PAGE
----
(This is a film review of Thor. Spoilers may follow.)
I promise I’ll get back to posting about running, training, etc. in a couple of days. But now for something completely different. I ended up with some free Redbox codes after they rented me a bad DVD last week, so I decided to get some light-hearted flicks as long as I’m renting on the company’s dime. Tonight’s selection: 2011’s blockbuster Thor.
Inspired by some comic books I’ve never read and Norse mythology that I know little about, Thor is the story of the titular “God” of Thunder (who is really more of an interdimensional/interplanetary being, played by Chris Hemsworth), the impetuous elder son of King Odin (Anthony Hopkins) who rules over Asgard. As he is introduced, Thor is kind of a butthead who enjoys harassing other civilizations, twirling his magic hammer like a drum majorette, and hanging out with his underdeveloped but smartly dressed clan of warrior friends. Oh, and his brother Loki (Tom Hiddleston) who, in typical little brother fashion, seems just happy to be there. Their idyllic, peaceful world becomes threatened when Thor disobeys Odin’s orders and provokes a war with a neighboring civilization of snow misers, inspiring Odin to disinherit Thor and leaving Loki to unleash havoc in Asgard. Oh, and there’s also a portal to Earth and Thor ends up saving New Mexico. Huh?
What’s good: Compared to the usual crop of superhero films, this boasts an impressive cast. In addition to Anthony Hopkins, Natalie Portman plays Earthling love interest Jane, Stellan Skarsgård is Dr. Selvig, Kat Dennings of Two Broke Girls plays Darcy, and Kenneth “Hamlet” Branagh directs. Some of the special effects are good, and the movie is overall mildly amusing. This is also good, though there’s not nearly enough of it:
What’s not good: Unfortunately, most of the film. If you’re looking for character development, don’t get your hopes up. Even at the most basic level, when I get to the end of a movie and can’t name several characters let alone understand what their powers are, the script obviously has some issues. Beyond that, characters seem to behave erratically with no apparent catalyst. Thor falls in love with Jane and undergoes a complete personality transplant with little explanation. Loki also maybe loves, maybe hates the snow misers and maybe loves, maybe hates Odin and Thor. There is an interdimensional gate keeper who watches the vaguely phallic portal to other dimensions, and he is loyal to… who knows? Maybe Odin? Loki? Thor?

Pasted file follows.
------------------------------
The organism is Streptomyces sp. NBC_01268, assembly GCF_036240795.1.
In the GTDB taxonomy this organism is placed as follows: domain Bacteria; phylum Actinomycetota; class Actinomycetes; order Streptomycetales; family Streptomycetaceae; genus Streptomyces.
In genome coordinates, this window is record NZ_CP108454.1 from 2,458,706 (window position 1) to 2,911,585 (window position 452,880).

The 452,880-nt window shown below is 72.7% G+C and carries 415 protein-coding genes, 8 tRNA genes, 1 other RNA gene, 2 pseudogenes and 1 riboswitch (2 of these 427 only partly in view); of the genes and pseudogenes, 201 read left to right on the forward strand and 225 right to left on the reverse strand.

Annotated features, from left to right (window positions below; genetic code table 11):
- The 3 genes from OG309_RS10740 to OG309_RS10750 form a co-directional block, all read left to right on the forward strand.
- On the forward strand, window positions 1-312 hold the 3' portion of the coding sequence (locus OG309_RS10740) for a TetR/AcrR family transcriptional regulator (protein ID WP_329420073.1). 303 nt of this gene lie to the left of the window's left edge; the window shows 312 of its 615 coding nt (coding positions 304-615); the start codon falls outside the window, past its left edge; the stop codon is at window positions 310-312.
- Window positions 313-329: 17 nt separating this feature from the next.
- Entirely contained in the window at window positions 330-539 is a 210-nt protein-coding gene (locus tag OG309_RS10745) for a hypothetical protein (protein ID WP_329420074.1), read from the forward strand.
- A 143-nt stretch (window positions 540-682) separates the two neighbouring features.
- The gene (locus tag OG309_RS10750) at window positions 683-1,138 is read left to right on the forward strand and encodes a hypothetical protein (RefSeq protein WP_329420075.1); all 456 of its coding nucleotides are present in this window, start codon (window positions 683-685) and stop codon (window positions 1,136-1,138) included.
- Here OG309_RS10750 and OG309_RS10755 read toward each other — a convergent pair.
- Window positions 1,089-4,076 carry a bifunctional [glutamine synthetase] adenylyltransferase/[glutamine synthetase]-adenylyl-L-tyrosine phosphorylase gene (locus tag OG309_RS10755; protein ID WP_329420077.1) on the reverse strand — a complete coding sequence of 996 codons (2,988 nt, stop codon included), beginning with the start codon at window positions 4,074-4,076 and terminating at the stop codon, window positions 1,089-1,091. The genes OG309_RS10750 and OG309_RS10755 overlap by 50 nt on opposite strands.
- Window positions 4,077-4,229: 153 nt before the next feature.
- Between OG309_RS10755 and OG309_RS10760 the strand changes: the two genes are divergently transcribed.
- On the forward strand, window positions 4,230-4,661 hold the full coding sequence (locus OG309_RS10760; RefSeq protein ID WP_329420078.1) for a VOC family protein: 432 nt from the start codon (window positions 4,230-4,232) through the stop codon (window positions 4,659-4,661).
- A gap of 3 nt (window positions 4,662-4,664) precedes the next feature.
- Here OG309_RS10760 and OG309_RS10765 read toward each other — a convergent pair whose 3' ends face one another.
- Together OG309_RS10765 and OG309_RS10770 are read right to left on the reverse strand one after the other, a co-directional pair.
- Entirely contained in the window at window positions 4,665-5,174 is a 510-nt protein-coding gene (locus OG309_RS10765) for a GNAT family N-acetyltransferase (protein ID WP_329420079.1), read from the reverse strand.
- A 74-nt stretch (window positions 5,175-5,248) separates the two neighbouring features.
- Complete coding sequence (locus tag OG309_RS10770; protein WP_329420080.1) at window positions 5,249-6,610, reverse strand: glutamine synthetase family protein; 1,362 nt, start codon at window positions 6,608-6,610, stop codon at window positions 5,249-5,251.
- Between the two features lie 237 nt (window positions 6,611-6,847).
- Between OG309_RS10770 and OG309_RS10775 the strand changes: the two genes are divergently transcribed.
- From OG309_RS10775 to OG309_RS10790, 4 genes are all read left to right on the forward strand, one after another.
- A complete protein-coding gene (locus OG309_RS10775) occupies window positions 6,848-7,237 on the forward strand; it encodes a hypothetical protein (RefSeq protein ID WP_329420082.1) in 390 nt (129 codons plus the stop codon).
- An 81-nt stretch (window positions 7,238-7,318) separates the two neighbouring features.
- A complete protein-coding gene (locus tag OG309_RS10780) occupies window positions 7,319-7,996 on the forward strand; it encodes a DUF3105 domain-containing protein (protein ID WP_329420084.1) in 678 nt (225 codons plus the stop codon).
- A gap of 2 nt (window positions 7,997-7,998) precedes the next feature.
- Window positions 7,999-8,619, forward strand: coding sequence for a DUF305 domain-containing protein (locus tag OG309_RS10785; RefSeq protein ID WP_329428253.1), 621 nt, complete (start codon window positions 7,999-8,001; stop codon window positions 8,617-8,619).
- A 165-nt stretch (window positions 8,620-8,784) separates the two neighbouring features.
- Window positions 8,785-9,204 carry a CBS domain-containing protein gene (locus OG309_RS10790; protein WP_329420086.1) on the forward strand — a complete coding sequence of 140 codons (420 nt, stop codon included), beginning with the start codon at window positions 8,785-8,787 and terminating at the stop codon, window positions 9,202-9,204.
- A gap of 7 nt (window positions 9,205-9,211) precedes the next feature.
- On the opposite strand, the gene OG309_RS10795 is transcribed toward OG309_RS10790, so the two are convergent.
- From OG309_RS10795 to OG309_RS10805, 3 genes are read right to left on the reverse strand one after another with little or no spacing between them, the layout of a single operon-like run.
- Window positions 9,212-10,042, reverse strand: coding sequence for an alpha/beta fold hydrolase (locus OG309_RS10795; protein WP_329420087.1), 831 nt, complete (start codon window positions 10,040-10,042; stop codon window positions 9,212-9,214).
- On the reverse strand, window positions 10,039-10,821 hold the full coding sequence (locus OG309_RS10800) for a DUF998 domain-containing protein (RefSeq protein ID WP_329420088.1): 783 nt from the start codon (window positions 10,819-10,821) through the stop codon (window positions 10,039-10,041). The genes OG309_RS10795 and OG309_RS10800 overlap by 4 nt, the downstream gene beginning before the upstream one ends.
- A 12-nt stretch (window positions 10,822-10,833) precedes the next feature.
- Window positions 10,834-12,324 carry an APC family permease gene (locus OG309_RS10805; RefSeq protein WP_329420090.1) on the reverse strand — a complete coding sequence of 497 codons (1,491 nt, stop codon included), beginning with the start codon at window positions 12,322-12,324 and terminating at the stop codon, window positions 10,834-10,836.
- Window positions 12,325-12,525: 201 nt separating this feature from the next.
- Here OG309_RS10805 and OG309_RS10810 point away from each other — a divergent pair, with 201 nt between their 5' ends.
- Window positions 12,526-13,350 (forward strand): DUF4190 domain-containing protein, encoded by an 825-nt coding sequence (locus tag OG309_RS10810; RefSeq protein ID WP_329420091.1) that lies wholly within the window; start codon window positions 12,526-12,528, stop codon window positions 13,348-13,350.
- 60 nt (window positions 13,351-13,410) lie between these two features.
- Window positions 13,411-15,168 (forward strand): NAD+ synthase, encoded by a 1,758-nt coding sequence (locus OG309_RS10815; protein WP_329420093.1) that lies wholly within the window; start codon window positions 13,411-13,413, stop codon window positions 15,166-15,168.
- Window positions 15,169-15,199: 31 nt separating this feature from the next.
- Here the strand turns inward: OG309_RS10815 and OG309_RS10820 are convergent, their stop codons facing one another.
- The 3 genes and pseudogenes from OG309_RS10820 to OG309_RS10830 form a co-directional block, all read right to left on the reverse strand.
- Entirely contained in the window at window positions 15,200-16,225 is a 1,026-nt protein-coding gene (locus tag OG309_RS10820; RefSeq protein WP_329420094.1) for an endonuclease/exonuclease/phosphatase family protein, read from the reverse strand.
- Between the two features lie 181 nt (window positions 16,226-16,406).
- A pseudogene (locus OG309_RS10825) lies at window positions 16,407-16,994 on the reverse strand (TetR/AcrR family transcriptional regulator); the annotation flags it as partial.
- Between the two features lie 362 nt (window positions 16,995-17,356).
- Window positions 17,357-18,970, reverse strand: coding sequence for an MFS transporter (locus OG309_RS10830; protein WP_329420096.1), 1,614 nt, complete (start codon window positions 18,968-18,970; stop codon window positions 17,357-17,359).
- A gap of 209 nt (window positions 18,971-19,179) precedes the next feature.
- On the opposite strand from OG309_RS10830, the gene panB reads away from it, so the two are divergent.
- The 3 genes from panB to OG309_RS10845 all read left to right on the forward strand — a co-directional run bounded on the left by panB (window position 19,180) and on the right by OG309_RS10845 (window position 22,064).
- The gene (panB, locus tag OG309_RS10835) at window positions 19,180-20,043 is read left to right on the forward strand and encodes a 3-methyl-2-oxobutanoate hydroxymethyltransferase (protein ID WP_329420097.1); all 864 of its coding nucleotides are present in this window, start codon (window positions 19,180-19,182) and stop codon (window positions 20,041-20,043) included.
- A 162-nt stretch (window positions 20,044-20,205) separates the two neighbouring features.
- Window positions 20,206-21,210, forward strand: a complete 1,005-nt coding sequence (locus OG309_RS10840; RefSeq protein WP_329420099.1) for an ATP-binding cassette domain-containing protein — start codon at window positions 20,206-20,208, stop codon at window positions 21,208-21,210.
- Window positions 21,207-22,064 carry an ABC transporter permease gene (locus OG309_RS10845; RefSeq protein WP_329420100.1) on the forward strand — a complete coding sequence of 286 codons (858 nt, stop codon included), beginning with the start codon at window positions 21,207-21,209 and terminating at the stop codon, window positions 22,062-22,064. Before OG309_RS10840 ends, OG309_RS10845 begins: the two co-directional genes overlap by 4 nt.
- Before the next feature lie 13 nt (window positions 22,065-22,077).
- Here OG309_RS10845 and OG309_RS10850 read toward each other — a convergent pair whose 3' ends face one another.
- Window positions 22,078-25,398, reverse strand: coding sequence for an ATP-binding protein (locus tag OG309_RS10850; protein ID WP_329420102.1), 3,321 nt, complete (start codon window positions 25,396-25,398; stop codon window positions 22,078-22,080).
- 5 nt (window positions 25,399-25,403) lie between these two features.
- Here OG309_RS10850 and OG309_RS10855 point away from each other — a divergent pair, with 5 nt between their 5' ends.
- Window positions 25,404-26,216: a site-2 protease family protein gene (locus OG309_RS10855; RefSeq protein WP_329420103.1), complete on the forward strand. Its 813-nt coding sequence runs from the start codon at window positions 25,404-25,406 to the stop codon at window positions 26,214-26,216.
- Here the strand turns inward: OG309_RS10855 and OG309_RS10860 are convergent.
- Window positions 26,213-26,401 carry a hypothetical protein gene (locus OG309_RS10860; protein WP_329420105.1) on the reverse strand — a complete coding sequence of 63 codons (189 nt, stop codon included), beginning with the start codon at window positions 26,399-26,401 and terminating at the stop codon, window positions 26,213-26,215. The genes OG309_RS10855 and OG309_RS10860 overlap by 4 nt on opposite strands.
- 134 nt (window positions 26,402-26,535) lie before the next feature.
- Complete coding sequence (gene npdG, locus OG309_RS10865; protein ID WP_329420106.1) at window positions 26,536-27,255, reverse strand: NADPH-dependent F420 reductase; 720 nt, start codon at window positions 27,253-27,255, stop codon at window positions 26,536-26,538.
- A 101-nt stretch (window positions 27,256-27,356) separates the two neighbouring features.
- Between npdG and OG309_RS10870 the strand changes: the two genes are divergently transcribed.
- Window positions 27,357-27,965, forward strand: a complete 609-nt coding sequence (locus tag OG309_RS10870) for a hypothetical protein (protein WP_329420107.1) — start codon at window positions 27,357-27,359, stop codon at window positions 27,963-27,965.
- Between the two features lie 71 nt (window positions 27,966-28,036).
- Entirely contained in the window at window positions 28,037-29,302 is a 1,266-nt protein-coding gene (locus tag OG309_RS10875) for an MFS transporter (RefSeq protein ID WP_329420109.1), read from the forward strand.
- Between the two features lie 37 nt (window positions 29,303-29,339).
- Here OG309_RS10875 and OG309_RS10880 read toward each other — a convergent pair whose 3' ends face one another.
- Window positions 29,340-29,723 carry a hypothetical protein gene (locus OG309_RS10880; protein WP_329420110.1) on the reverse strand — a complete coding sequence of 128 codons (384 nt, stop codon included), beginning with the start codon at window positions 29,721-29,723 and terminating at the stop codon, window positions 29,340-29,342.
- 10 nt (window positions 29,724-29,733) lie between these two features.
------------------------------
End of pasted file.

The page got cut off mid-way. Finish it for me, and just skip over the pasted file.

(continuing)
Dancing his way to Asgard
The female roles here are also disappointing, though perhaps unsurprisingly so considering the genre. Jaimie Alexander as Sif is very cool, but gets little screen time. Renee Russo as Frigga does almost nothing. Kat Dennings has some pithy one-liners, but the worst of all of them is Natalie Portman. As female scientists go, she ranks right up there with Denise Richards for believability. Which is to say, she is not believable at all in this role. I say this not just because she’s too young or too pretty, mind you (although anyone who knows anything about academia will tell you just how implausible it is that a scientist in her late 20s/early 30s would be running a major expedition with an established, senior scientist as her assistant and a political science major hanging around for no apparent reason), but it’s because Jane doesn’t seem to do anything scientific. Her research activities appear to consist primarily of moving things around in her lab, squinting at photographs, and chasing extraterrestrial beings. Other than that, she sits around doe-eyed listening to Thor’s tales of nine realms and swallowing all of it. Oh, honey, and you think you’re getting this research published? I was also unconvinced by her chemistry with Thor, which is surprising because I’d have thought that Chris Hemsworth would have chemistry with a cup of tepid water. Instead, their relationship comes off more like a weird puppy love than anything smoldering or passionate.
Science cat displays more scientific knowledge than Natalie Portman does in this entire movie.
On a more cynical level, I also found myself annoyed by the relentless marketing of the Marvel Brand in this movie. It’s not enough that at the beginning of the DVD, the viewer is force-fed promos for the tie-in video game and various other Marvel films; cross-references are embedded throughout to Iron Man, Captain America, and The Avengers. A not-so-secret “secret” scene at the end of the film is all about hyping The Avengers and ensures us that the characters presented here will return. I’m sure the entire audience breathes a sigh of relief. Honestly, I’m glad I saw this movie for free because I’d be resentful if I paid $10 to see this in theaters only to be bombarded with tie-in advertising and not-so-subtle product placement. My sympathy is also with parents who take their kids to these films only to find they’re a gateway drug to a dizzying array of spin-offs, sequels, and merchandising. Yes, I know–It’s a capitalist world we live in and thank goodness folks like Thor are here to protect it. Or, at least to protect isolated its desert towns.
Thor is rated PG-13 and runs about 1 hour 50 minutes. It is available on DVD now.